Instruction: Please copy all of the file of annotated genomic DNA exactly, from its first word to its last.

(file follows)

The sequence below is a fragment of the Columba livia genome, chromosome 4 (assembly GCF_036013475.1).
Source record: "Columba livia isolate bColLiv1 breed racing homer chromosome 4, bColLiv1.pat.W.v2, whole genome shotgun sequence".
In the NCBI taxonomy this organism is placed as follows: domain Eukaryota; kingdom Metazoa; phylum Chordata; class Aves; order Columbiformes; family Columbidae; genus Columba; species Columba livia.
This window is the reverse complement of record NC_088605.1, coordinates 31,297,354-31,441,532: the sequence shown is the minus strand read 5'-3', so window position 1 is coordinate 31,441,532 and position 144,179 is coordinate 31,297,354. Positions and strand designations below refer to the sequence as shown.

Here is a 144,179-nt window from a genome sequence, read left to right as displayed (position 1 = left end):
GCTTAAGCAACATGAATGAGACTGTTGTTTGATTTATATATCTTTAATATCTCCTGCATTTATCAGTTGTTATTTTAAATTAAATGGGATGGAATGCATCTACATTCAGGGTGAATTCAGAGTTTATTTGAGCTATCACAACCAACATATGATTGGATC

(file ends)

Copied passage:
The sequence below is a fragment of the Columba livia genome, chromosome 4 (assembly GCF_036013475.1).
Source record: "Columba livia isolate bColLiv1 breed racing homer chromosome 4, bColLiv1.pat.W.v2, whole genome shotgun sequence".
In the NCBI taxonomy this organism is placed as follows: domain Eukaryota; kingdom Metazoa; phylum Chordata; class Aves; order Columbiformes; family Columbidae; genus Columba; species Columba livia.
This window is the reverse complement of record NC_088605.1, coordinates 31,297,354-31,441,532: the sequence shown is the minus strand read 5'-3', so window position 1 is coordinate 31,441,532 and position 144,179 is coordinate 31,297,354. Positions and strand designations below refer to the sequence as shown.

Here is a 144,179-nt window from a genome sequence, read left to right as displayed (position 1 = left end):
GCTTAAGCAACATGAATGAGACTGTTGTTTGATTTATATATCTTTAATATCTCCTGCATTTATCAGTTGTTATTTTAAATTAAATGGGATGGAATGCATCTACATTCAGGGTGAATTCAGAGTTTATTTGAGCTATCACAACCAACATATGATTGGATC